Bingo, which used to be known as Housey Housey in the United Kingdom, is an expanding and highly profitable business, with many companies competing for the customers' money. It too is often organised by churches, charities and social and sports clubs as a way to raise funds.
The three largest companies with bingo halls in the United Kingdom are:
In Northern Ireland, one of the largest bingo club groups is the Planet Bingo Group, with seven clubs in the following towns/cities:
There are three clubs in the city of Belfast; Galaxy Bingo at the Yorkgate Shopping Centre, which is the Head Office, Star Bingo, and Planet Belfast, a.k.a. 321 Club due to its address; 321 Newtownards Road.
Online Bingo is also becoming increasingly popular with many different companies launching sites including Ladbrokes, The Sun, and Ascot Bingowhich is the first online bingo company in the world to offer live and interactive "in-vision" callers.
As well as offering the familiar Housie/Bingo played by marking numbered books, most large clubs have their tables modified for the playing of Cash Housie or Mechanised Cash Bingo [Parti Bingo] (using coin slots or, increasingly in the 21st century, an electronic credit system). This is highly profitable for the operator, with a typical "take" of fifty percent of the stake.
Mechanised cash bingo differs from paper bingo, because it is played on a plastic bingo board, that is 4x4 square, and split up into four columns of colours. The customer chooses when they want to play, and insert a credit into a coin slot. The company involved will then use a computer (called a stage rig controller) to automatically take a "participation fee" which is set by the operator (usually between 40% and 60%). The rest of the credit is then put into the prize pool to be played for. There are only 80 numbers in play. The numbers are called a lot faster by the caller (usually around 1.5 seconds a number) and when a customer has a winning combination they press a claim button to stop the game. This is profitable for the operator as the games are so fast, and a huge parfee can be made in a few minutes. Winning combinations are usually any line down, across, diagonal, four corners or four centre squares.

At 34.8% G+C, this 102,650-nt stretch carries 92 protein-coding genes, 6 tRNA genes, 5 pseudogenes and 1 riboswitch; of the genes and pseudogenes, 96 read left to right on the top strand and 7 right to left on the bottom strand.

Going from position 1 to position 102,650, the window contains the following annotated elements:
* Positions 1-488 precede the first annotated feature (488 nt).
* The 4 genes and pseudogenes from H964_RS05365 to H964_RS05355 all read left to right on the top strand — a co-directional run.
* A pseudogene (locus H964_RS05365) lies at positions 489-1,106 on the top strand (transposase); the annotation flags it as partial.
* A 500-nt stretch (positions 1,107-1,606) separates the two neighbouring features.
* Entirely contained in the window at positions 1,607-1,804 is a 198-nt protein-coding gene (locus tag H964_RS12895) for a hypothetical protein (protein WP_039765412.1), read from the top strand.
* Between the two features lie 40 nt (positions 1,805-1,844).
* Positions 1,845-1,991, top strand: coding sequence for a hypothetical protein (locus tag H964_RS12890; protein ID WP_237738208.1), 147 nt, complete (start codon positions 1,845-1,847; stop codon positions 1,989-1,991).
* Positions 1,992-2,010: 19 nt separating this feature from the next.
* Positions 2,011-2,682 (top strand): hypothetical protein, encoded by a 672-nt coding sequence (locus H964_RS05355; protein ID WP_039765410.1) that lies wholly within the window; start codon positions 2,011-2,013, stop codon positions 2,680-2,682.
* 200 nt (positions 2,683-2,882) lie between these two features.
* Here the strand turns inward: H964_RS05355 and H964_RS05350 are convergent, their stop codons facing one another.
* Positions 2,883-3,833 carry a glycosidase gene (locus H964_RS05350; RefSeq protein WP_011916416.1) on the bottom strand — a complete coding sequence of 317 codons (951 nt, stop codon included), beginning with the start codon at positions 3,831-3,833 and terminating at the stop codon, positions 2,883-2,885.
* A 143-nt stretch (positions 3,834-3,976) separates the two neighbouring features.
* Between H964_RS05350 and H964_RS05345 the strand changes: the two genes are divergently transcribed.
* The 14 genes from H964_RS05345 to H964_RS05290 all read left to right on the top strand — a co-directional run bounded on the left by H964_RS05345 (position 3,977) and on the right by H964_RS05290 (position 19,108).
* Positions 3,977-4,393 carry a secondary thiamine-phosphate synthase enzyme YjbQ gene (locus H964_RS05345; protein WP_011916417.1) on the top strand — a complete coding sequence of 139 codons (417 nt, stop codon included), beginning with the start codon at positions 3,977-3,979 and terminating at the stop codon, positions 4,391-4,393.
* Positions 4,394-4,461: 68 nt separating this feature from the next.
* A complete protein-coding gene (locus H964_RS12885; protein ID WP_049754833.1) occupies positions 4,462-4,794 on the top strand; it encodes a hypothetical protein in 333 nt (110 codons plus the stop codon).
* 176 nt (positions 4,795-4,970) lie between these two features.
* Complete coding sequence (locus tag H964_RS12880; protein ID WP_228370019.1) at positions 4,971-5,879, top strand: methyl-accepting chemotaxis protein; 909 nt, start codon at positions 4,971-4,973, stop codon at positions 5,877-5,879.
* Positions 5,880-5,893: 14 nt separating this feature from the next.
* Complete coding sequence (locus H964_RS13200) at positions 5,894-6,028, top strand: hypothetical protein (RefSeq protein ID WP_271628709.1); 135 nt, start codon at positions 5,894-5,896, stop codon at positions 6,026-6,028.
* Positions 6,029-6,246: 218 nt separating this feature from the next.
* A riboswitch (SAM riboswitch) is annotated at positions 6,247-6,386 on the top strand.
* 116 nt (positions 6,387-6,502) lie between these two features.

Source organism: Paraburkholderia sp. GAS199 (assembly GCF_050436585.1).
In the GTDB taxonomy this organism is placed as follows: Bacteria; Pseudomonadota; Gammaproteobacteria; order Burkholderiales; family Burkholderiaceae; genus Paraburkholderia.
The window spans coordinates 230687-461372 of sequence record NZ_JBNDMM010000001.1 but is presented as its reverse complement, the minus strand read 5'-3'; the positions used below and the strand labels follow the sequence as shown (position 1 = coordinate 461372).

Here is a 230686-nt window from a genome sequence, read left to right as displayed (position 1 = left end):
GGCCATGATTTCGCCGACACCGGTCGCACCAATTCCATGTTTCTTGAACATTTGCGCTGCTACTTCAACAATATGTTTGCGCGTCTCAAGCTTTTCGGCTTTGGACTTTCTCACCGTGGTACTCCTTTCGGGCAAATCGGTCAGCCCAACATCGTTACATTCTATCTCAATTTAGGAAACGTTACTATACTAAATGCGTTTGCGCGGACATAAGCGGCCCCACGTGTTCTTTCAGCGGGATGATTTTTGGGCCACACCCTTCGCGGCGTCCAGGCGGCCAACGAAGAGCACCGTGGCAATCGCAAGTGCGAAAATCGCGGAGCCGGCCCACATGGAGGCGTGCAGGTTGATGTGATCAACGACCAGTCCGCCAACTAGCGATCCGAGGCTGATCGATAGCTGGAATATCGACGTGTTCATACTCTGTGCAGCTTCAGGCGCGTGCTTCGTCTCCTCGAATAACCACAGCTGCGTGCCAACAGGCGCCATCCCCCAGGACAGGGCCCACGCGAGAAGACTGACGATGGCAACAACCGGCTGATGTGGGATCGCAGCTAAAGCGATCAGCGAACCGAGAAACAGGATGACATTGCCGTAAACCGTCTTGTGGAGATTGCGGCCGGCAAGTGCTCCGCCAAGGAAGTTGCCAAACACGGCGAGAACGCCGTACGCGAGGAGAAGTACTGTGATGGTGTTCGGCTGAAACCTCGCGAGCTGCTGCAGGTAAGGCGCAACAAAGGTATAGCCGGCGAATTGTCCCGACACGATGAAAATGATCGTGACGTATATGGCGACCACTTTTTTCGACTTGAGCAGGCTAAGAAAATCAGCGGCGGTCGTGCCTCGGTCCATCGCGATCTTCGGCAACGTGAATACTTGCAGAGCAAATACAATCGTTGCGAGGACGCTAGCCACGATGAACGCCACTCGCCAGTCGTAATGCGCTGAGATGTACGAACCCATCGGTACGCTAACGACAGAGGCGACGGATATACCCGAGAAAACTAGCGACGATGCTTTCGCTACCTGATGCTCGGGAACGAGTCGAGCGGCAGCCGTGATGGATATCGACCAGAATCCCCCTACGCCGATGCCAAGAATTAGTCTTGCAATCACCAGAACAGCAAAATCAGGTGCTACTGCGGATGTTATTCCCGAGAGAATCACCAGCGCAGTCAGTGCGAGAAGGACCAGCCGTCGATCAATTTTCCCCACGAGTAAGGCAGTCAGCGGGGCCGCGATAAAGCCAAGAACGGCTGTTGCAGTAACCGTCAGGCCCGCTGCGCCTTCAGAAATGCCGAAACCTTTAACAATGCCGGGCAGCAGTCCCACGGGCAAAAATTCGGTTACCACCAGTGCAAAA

In Northern Ireland bingo clubs, where the laws governing bingo games are different than in England, Scotland and Wales, it is common, when playing "parti bingo" for the caller to announce that a position or "card" has won, and ending the game, without the participation of the person playing. This enables the customer to play more positions in hope of a better chance of winning.